I work with my students to help them ensure their recommendations are stellar. This is made easier if you have a strategy for how to ask for the letter.
Certain teachers – especially “popular” ones who get lots of requests – may agree to write only a certain number of letters of recommendation. You want to be one of them! Asking earlier rather than later shows initiative. Giving your teachers more time and thoughtful input results in better recommendations. Both you and your teachers will remember details about your contributions to class, details you want your teachers to include in their letters of recommendation.
In the college application process, there are things you can control and things you cannot control. One of the things you can control: choosing who will write your recommendations. You want to make a smart choice! Choose teachers who know you best. Choose teachers from different disciplines, but most importantly choose teachers with whom you have had real interactions. Ideally, choose teachers who taught you in 11th grade, but it’s fine if they taught you in 10th grade and even better if they taught you more than once.
When you ask a teacher for a recommendation, draft a polite, professional email. The email needs to be more than one or two sentences and should include details about your experience in the teacher’s class, making it easy for them to write about you.
Key points to include in the email to your teacher:
- A formal opening.
- A clear request for a letter of recommendation – reminding them how excited you are about going to college and the opportunities it brings.
- The reason you are asking this teacher in particular, ie: something that really stuck with you.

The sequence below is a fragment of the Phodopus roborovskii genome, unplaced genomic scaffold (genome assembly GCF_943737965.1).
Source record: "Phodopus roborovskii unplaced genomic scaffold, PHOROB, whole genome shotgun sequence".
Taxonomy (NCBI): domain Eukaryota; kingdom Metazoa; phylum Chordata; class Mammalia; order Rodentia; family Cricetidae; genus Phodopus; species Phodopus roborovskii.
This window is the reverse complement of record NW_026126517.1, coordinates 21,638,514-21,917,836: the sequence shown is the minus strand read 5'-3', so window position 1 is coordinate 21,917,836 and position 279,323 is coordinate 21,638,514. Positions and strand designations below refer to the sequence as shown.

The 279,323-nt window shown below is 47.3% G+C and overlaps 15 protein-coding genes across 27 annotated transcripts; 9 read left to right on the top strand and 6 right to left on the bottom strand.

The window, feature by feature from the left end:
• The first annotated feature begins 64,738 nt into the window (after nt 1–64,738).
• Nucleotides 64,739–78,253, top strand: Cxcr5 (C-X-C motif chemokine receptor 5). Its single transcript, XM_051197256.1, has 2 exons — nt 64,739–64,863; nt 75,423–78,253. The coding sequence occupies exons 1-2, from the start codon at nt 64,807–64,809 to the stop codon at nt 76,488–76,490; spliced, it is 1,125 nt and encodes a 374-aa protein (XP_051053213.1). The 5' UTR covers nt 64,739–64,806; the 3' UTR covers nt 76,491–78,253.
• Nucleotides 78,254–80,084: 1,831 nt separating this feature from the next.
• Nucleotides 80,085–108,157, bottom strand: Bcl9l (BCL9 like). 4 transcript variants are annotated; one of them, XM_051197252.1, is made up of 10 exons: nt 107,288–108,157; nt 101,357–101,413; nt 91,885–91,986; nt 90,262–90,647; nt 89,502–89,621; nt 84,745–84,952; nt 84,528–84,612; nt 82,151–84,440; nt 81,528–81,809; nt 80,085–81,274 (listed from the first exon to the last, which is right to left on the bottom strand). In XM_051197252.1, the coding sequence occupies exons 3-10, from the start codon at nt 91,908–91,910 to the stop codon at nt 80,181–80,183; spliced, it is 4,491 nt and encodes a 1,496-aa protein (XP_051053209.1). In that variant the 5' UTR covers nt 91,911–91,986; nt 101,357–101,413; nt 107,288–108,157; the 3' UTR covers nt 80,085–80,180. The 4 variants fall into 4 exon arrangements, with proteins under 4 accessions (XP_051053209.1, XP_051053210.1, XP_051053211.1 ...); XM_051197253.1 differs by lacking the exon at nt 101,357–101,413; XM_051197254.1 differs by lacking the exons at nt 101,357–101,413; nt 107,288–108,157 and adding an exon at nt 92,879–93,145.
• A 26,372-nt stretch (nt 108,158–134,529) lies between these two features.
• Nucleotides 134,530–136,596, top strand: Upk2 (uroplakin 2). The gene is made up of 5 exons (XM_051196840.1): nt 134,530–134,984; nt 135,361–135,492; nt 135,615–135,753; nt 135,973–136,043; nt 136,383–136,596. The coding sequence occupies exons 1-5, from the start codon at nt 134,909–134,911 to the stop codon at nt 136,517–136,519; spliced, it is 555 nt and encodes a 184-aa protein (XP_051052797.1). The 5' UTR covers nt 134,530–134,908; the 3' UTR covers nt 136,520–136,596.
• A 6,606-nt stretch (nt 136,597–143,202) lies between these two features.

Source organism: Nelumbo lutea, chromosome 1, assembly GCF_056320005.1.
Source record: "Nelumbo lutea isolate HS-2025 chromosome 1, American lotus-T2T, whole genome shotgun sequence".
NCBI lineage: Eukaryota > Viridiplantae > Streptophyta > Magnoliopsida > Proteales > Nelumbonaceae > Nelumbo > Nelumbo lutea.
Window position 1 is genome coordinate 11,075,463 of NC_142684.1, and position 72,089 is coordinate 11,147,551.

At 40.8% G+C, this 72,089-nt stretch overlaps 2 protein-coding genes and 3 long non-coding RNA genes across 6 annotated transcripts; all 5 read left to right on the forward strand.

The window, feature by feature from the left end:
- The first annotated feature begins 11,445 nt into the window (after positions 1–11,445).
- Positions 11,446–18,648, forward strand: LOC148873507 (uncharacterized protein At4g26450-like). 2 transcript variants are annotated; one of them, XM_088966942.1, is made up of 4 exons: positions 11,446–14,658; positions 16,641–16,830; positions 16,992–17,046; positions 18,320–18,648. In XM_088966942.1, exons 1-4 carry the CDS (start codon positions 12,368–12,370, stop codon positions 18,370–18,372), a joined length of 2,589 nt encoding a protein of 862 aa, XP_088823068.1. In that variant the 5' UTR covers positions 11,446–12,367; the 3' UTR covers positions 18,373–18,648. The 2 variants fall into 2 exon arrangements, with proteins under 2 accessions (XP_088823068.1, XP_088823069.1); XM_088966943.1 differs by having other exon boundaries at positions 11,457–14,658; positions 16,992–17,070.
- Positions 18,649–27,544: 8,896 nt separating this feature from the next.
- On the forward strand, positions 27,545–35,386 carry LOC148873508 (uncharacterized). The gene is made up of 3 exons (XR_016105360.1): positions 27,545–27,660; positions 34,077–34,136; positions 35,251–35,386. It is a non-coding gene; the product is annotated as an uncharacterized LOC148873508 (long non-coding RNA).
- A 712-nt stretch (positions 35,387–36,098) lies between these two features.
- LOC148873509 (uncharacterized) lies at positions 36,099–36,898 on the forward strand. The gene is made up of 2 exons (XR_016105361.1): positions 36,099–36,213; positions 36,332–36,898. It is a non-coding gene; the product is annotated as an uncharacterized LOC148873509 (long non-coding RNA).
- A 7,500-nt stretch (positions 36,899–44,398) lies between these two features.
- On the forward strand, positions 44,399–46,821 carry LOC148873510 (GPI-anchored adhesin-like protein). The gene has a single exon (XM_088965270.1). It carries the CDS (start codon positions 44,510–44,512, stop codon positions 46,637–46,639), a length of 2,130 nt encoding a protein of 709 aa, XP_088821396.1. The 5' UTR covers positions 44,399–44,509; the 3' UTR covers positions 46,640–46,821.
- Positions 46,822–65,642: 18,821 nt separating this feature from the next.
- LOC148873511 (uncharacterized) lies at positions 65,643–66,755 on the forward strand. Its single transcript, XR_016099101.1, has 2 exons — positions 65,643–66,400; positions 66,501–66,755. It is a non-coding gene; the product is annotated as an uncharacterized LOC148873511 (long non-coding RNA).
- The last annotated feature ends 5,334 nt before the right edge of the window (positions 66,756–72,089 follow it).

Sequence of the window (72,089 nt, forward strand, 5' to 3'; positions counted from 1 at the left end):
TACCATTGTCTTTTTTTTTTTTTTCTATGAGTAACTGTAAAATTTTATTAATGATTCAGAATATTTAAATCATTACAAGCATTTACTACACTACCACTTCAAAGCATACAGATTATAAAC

- Details about your experience in the class, ie: favorite assignment or project.
- Appreciation for the time they are spending writing the letter.
- The date you need this recommendation by.
Here is a sample of an email you can send to a current teacher:
Here is a sample of an email you can send to a sophomore year teacher:
WHAT YOUR GUIDANCE COUNSELOR NEEDS FROM YOU NOW
Schedule monthly meetings even if they are just for a few minutes so your guidance counselor can get to know you better. Tell them how hard you are working in class and what activities are keeping you busy outside of class. You also need to send an email to the guidance counselor who will be writing a letter for you. This letter is just as important as letters of recommendation from teachers. In fact, this letter is arguably more important because all colleges require a Guidance Counselor letter, but not necessarily a teacher recommendation. The more information you provide the guidance counselor about you as a student, the better!
DEADLINES ARE NOT NEGOTIABLE
Knowing and completing your school’s requirements
Each school district or independent school will use a software platform to help students and guidance counselors track the student’s college application process. Among the most common are Naviance/Family Connection, Scoir, Overgrad, and MaiaLearning. Students must know which platform their school uses, how the platform works, and their school’s specific dates and deadlines. Be sure to upload all your information into your profile and check the progress of your applications weekly. Just submitting something is not enough – make sure you get a confirmation email.
Robert was an excellent student and captain of the soccer team. Sometimes, especially during the fall when he often daydreamed about having an undefeated soccer season, he could be a little absent-minded. Robert intended to apply Early Decision to a small college that had an excellent club soccer program. But he forgot to go into his Naviance account and match it to his Common Application account. As a result, his transcript and letter of recommendations could not be sent to the college by the Early Decision deadline and Robert was deferred to the Regular Decision round. He had to complete all of his other applications and wait until March to find out where he was accepted to college. At the end of the day, Robert was accepted to his original Early Decision choice, but he made the application process unnecessarily nail-biting because he forgot to pay close attention to the Naviance instructions.